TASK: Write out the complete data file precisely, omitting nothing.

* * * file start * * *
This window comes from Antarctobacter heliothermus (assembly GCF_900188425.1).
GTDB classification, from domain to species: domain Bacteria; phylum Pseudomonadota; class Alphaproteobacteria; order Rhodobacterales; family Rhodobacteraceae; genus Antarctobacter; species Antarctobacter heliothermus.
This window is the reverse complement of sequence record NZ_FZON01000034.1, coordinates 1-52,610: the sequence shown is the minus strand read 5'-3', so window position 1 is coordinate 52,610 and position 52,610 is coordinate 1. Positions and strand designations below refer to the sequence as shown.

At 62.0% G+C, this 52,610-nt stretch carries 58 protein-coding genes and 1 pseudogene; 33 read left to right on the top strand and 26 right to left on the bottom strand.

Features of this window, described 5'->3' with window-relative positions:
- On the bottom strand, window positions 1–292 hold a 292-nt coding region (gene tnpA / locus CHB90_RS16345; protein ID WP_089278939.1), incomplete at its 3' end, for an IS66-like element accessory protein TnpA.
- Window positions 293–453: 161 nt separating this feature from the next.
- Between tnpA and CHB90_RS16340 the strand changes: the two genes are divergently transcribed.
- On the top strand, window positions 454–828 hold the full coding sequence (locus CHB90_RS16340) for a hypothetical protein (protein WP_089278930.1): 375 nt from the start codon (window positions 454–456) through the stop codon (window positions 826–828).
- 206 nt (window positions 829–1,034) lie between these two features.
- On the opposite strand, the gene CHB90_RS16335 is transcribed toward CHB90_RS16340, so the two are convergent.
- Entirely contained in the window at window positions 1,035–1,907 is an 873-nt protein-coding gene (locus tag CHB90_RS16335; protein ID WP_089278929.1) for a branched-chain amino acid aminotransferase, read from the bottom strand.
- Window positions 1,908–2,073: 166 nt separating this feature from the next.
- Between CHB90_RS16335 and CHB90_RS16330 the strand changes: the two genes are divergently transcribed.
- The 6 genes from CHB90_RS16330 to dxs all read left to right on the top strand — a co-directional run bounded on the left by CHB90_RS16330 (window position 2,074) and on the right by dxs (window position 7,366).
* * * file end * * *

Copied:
This window comes from Antarctobacter heliothermus (assembly GCF_900188425.1).
GTDB classification, from domain to species: domain Bacteria; phylum Pseudomonadota; class Alphaproteobacteria; order Rhodobacterales; family Rhodobacteraceae; genus Antarctobacter; species Antarctobacter heliothermus.
This window is the reverse complement of sequence record NZ_FZON01000034.1, coordinates 1-52,610: the sequence shown is the minus strand read 5'-3', so window position 1 is coordinate 52,610 and position 52,610 is coordinate 1. Positions and strand designations below refer to the sequence as shown.

At 62.0% G+C, this 52,610-nt stretch carries 58 protein-coding genes and 1 pseudogene; 33 read left to right on the top strand and 26 right to left on the bottom strand.

Features of this window, described 5'->3' with window-relative positions:
- On the bottom strand, window positions 1–292 hold a 292-nt coding region (gene tnpA / locus CHB90_RS16345; protein ID WP_089278939.1), incomplete at its 3' end, for an IS66-like element accessory protein TnpA.
- Window positions 293–453: 161 nt separating this feature from the next.
- Between tnpA and CHB90_RS16340 the strand changes: the two genes are divergently transcribed.
- On the top strand, window positions 454–828 hold the full coding sequence (locus CHB90_RS16340) for a hypothetical protein (protein WP_089278930.1): 375 nt from the start codon (window positions 454–456) through the stop codon (window positions 826–828).
- 206 nt (window positions 829–1,034) lie between these two features.
- On the opposite strand, the gene CHB90_RS16335 is transcribed toward CHB90_RS16340, so the two are convergent.
- Entirely contained in the window at window positions 1,035–1,907 is an 873-nt protein-coding gene (locus tag CHB90_RS16335; protein ID WP_089278929.1) for a branched-chain amino acid aminotransferase, read from the bottom strand.
- Window positions 1,908–2,073: 166 nt separating this feature from the next.
- Between CHB90_RS16335 and CHB90_RS16330 the strand changes: the two genes are divergently transcribed.
- The 6 genes from CHB90_RS16330 to dxs all read left to right on the top strand — a co-directional run bounded on the left by CHB90_RS16330 (window position 2,074) and on the right by dxs (window position 7,366).